Traveler’s guide to Volcanoes national park Rwanda featuring all you need to know about Rwanda trekking safaris to watch gorillas in Rwanda, Location of VPN, Wildlife, Vegetation, travel tips how to book gorilla permits, other attractions in the park, what to wear for gorilla trekking, gorilla groups in Rwanda, best time to visit Rwanda for accommodation in Rwanda and so much more. A gorilla tour to Volcanoes national park is purely a life-changing adventure which rewards travelers with close encounter to the endangered mountain gorillas in their natural habitats.
Volcanoes national park is a stop center for all Rwanda gorilla safaris sheltering the highest number of mountain gorillas in the Virunga Conservation area. The strategic location of the VNP roughly 2 hours drive from Kigali international airport make it the most accessible gorilla national park in the world. Besides gorillas, Volcanoes National park is a home for golden monkeys, a variety of birds, reptiles, amphibians, and insects among other creatures which together make a complete Rwanda safari package.
Spanning on a 160 sqkm area in the northern part of Ruanda, Volcanoes national park is part of the great Virunga volcano conservation region spanning to cover Virunga national park Congo and Mgahinga national park Uganda. It was initially a small area around Karisimbi, Mikeno and Visoke volcanoes which was gazetted to protect the Mountain gorillas which were facing the threat of extinction as a result of poaching.
In 1929, Volcanoes national park was extended into Rwanda and the then Belgian Congo and was named Albert national park managed and run by the Belgian Colonial Authorities. During the early 1960s, the park was divided as Rwanda and Congo gained their independence and by the end of that decade, the park was almost half of its original size.
In 1967, the American zoologist Dian Fossey who had been doing research on mountain Gorillas in the forests of Congo fled from insecurity and established her research base at a place between Visoke and Karisimbi volcanoes that was yet to be known as Karisoke research center. She spearheaded the conservation campaign of the mountain gorillas and mobilized resources to fight against poaching in this area, a fight she put up until her murder in 1985. She was buried at the research center next to the grave of her favorite gorilla called Digit.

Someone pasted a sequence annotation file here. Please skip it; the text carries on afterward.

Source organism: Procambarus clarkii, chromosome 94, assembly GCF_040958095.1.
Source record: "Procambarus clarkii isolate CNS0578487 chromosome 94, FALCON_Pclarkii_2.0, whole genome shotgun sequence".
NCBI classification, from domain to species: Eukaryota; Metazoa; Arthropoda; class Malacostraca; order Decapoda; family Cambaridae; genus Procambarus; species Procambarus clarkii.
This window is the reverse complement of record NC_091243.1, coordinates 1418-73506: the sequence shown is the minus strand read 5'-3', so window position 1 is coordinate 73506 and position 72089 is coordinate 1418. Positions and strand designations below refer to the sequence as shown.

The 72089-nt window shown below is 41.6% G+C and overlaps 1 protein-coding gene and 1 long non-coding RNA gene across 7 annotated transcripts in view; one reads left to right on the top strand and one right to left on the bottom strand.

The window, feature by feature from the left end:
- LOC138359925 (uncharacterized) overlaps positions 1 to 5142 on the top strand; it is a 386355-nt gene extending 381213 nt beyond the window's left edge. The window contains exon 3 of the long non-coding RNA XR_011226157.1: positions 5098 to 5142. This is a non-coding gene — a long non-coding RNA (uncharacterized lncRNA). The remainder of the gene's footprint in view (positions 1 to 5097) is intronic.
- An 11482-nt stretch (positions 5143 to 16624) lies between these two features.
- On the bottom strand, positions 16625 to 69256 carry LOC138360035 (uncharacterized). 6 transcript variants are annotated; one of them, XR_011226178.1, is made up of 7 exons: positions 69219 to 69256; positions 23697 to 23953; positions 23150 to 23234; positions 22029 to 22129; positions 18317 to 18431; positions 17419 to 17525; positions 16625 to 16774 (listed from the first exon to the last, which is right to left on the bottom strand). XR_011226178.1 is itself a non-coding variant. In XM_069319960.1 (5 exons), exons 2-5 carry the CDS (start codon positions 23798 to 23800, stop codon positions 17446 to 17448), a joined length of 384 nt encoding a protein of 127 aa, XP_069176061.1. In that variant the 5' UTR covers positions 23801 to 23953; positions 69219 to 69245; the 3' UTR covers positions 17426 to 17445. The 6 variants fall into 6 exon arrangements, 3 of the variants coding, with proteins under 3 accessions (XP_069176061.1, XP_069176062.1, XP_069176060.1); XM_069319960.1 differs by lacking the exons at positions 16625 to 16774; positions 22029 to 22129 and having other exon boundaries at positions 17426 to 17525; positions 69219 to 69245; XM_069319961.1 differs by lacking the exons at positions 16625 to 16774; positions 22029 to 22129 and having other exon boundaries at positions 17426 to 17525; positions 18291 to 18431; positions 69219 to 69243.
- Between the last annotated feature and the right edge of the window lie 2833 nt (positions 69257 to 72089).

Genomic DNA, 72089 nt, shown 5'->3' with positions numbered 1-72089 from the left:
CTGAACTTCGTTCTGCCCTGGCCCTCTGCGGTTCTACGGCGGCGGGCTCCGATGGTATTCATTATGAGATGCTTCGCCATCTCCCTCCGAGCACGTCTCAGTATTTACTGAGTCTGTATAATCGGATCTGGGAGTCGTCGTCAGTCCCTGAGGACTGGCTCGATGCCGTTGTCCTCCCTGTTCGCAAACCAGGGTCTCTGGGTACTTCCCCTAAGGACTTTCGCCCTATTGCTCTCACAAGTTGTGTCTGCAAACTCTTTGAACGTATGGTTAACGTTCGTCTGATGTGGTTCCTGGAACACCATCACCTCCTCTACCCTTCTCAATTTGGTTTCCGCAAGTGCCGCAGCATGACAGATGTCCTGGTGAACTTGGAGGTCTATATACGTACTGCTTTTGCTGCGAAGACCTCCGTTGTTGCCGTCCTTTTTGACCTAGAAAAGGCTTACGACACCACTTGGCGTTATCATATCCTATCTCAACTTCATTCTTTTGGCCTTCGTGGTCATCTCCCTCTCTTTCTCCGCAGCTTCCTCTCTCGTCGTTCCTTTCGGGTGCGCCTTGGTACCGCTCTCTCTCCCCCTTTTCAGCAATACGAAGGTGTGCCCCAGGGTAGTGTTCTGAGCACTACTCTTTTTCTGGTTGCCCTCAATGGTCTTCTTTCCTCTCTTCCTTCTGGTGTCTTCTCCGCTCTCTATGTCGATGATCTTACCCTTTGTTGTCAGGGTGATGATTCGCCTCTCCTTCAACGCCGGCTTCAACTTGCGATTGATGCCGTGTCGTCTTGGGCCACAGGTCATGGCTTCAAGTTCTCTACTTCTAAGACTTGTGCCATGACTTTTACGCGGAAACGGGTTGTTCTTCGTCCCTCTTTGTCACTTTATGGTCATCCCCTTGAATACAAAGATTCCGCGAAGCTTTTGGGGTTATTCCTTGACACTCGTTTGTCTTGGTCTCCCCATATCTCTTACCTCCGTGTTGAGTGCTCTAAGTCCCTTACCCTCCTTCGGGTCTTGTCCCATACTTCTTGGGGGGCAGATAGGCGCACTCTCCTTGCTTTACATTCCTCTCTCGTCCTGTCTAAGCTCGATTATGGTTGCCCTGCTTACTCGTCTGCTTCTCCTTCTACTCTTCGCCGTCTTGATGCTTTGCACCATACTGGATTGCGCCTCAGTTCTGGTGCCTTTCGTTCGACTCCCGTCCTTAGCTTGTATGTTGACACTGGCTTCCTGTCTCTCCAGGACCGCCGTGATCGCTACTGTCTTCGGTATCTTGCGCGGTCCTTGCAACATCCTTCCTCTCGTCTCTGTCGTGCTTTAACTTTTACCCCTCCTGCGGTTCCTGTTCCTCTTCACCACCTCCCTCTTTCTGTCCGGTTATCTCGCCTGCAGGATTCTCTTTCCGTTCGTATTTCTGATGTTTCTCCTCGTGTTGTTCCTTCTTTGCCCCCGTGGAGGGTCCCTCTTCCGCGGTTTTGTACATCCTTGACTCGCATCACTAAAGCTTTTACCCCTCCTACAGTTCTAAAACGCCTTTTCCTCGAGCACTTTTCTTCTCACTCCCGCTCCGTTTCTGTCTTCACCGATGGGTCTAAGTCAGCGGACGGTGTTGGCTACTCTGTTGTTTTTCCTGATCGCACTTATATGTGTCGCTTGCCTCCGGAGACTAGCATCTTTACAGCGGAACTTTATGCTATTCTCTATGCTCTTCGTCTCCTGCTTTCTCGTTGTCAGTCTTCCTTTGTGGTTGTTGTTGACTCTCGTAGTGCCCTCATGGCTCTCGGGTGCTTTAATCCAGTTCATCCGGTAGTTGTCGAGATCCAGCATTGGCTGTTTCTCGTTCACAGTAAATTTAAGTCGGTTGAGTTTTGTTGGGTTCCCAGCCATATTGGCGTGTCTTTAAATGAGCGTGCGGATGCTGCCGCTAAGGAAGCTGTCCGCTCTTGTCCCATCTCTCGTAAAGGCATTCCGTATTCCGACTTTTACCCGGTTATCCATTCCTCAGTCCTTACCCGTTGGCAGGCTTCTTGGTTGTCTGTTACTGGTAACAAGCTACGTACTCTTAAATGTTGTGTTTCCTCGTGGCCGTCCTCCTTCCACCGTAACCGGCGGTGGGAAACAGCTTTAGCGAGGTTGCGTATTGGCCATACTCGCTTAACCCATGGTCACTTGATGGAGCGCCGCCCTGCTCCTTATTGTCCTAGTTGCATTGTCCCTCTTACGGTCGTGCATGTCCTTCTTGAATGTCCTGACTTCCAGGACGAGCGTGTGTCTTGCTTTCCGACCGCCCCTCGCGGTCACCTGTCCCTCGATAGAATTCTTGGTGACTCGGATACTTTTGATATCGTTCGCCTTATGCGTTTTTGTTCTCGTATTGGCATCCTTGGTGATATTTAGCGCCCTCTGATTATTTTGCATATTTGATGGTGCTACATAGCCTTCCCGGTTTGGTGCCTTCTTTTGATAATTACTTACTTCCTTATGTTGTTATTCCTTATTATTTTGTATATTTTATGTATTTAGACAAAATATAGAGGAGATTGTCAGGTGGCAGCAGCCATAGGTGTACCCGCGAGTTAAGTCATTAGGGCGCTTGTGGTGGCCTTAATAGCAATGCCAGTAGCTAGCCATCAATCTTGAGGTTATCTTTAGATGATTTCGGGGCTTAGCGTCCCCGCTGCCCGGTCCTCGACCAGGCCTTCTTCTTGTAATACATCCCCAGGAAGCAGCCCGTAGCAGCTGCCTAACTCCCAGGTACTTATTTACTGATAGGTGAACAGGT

The park continued to suffer at the mercies of poachers though conservation efforts were also underway. In the early 1990s, the park became a battlefield for Rwanda’s civil war which paralyzed tourism activities until 1999. In 2005, in a bid to boost conservation and gorilla safaris in Volcanoes national park, Rwanda introduced the annual baby naming ceremony for baby gorillas known as ‘Kwita Iziina’ which has seen great results in as far as gorilla population in volcanoes is concerned.
In addition to mountain gorillas (Gorilla beringei beringei), Volcanoes national park is home to golden monkeys (Cercopithecus mitis kandti), Spotted Hyena (Crocuta crocuta), buffaloes (Syncerus caffer), elephants, black-fronted duiker (Cephalophus niger), and bushbuck (Tragelaphus scriptus). The park also harbors 178 bird species including at least 29 endemics to Rwenzori mountains and the Virungas.
How to get there
Volcanoes National Park is located in a small village called Musanze previously well-known as Ruhengeri, which is very accessible by public transport from Gisenyi or Kigali or from the airport. The drive to Volcanoes national park is 2 hrs and hence one can do gorilla tracking on the same day and drive back to Kigali after the trek. You will be required to arrive at the headquarters of ORTPN in Kinigi, at the park entrance, by 7:00 am, therefore, if you hope to trek gorillas for one day, you have to wake up very early for your journey so that you are on time. However, there isn’t any public transport from Musanze to the headquarters of the park at Kinigi.
Activities in the park include:-
Gorilla trekking, Hiking Karisimbi volcano (3,800 m), One day Mount Bisoke volcano hike, Visiting Dian Fossey, Visiting the twin lakes of Ruhondo and Bulera